“Bye Bye Birdie” from “Love Among the Ruins” (Season 3)
A good portion of Mad Men’s third season focuses on the use of the opening theme from “Bye Bye Birdie.” The Sterling Cooper team is attempting to remake the film’s iconic opening sequence for use in an ad for Patio, Pepsi’s diet cola. That the song appeared so many times, in so many forms (let us not forget Sal Romano’s flamboyant, eye-opening rendition) throughout the season is incredibly meaningful: Don’s pet name for Betty was “Birdie,” and by the end of the season, their marriage over, he will have to say “goodbye” to her. Below, Peggy gives her try at imitating the Ann Margret scene in a sweet and funny interlude.
“Both Sides Now” from “In Care Of” (Season 6)
Most people know Joni Mitchell’s version of “Both Sides Now,” and though she did, in fact write the song, Judy Collins was the first to record and release it. For the final scene of the sixth season finale, Collins’ version is used as Don takes his children to the dilapidated former whorehouse where he spent many of his formative years. At this point in the story, Don and Sally are somewhat estranged, with Sally still reeling and angry after catching her father having sex with Sylvia. “This is where I grew up,” Don says, and then he and Sally exchange a look. Sally is seeing Don from both sides now for the first time.
“Tobacco Road” from “Public Relations” (Season 4)
“Left me here to die alone / in the middle of Tobacco Road.” Thus opens the song that closes out the first episode of Season 4, and boy, is it appropriate. The series’ obsessions with death and money (from tobacco companies, especially) come together in this scene where Don is at his most, well, Don. Tobacco would later become an important plot point in Season 4, with SCDP losing the Lucky Strike account and Don penning an epic takedown of the tobacco industry in The New York Times. There it was, all spelled out in the very first episode of the season: “Only you know how I loathe Tobacco Road.”
We were unable to find the actual clips from the show for the following song selections, so instead we’ve just embedded the songs and included a description.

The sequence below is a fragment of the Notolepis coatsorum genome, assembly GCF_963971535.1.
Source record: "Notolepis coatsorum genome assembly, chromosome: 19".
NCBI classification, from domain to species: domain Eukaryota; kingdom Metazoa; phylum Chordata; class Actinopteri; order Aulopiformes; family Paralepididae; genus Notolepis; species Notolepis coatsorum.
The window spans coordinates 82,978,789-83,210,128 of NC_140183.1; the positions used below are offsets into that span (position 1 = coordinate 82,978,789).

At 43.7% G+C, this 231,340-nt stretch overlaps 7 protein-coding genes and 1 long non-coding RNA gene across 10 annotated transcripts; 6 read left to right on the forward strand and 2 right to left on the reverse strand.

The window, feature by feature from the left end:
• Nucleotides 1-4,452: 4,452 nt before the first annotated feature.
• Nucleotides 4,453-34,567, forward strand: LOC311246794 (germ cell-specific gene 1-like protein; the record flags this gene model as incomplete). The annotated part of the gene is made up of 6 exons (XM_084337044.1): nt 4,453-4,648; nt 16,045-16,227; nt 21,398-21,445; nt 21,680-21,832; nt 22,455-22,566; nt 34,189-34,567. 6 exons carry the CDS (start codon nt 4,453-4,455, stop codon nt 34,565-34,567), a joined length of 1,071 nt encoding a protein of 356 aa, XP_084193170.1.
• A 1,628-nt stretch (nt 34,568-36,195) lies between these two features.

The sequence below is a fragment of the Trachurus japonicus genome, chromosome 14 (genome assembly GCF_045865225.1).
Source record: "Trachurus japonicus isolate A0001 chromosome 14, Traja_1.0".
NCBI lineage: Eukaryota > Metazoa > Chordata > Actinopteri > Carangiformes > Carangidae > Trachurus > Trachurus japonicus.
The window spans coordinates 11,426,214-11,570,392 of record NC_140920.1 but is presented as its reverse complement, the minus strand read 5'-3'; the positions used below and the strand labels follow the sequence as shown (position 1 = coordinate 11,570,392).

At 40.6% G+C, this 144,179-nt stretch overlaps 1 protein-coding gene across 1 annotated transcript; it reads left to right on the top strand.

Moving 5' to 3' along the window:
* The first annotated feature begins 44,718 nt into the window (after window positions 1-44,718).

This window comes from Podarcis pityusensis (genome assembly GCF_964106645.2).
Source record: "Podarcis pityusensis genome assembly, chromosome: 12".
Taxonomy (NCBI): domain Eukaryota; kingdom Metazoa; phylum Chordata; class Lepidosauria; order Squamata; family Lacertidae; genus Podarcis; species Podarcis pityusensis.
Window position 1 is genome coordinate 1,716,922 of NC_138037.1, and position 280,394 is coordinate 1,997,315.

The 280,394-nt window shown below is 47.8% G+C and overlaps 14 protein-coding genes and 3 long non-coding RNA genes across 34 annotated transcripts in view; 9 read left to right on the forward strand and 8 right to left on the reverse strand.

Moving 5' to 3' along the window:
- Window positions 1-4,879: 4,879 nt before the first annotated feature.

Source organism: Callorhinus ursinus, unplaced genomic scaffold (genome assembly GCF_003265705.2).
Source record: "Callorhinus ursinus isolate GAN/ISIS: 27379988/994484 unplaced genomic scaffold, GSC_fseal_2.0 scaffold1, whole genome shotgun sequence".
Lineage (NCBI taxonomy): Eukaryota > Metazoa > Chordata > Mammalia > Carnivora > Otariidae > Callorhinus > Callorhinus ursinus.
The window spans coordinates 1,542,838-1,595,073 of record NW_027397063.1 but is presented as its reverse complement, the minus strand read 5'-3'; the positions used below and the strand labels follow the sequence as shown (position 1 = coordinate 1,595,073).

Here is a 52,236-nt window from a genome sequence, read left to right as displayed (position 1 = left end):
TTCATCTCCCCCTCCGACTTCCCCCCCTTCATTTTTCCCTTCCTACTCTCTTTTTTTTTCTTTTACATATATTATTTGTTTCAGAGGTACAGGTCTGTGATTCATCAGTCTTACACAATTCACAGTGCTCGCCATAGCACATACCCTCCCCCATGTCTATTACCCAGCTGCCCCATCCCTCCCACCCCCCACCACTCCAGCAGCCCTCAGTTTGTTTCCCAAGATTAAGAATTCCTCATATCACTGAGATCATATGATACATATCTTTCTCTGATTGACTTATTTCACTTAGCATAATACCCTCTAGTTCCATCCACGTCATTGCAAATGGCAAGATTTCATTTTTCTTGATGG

“Space Oddity” from “Lost Horizon” (Season 7)
At the end “Lost Horizon,” it becomes clear that Don has no intention of returning to New York or his job at McCann. After a less-than-fruitful search for Diana the Waitress, he decides to continue driving west and picks up a hitchhiker. David Bowie’s eternal “Space Oddity” begins playing as Don drives off, away from his old life, once again shedding a persona that no longer suits him. Bowie, of course, is one of pop culture’s most infamous chameleons, having changed his look and sound many, many times throughout his career. Sound familiar? Dick Whitman would approve of this moment.
“(I Can’t Get No) Satisfaction” from “The Summer Man (Season 4)
Like “Is That All There Is,” this Rolling Stones classic seems tailor-made for Mad Men, a show in which every character, try as he or she might, struggles to find and know any kind of lasting happiness. The timing is perfect too: “Satisfaction” shows up when Don is trying to pull his downward spiral of a life together through journaling and healthier living.
“Ladder of Success” from “Waldorf Stories” (Season 4)
When you get right down to it, isn’t Mad Men all about people who are trying to climb up, up, up the ladder of success (at the cost of everything else)? Are these characters not perpetually asking themselves, “What actually matters?” This Skeeter Davis song appears in a flashback that explains how Don conned his way into a job working under Roger at Sterling Cooper, the beginning of his life in advertising. “Look, there goes my happiness,” goes the song. And, oh, how we’ve watched it go…
Stay tuned for more Mad Men week goodies ahead of the series finale this Sunday, May 17!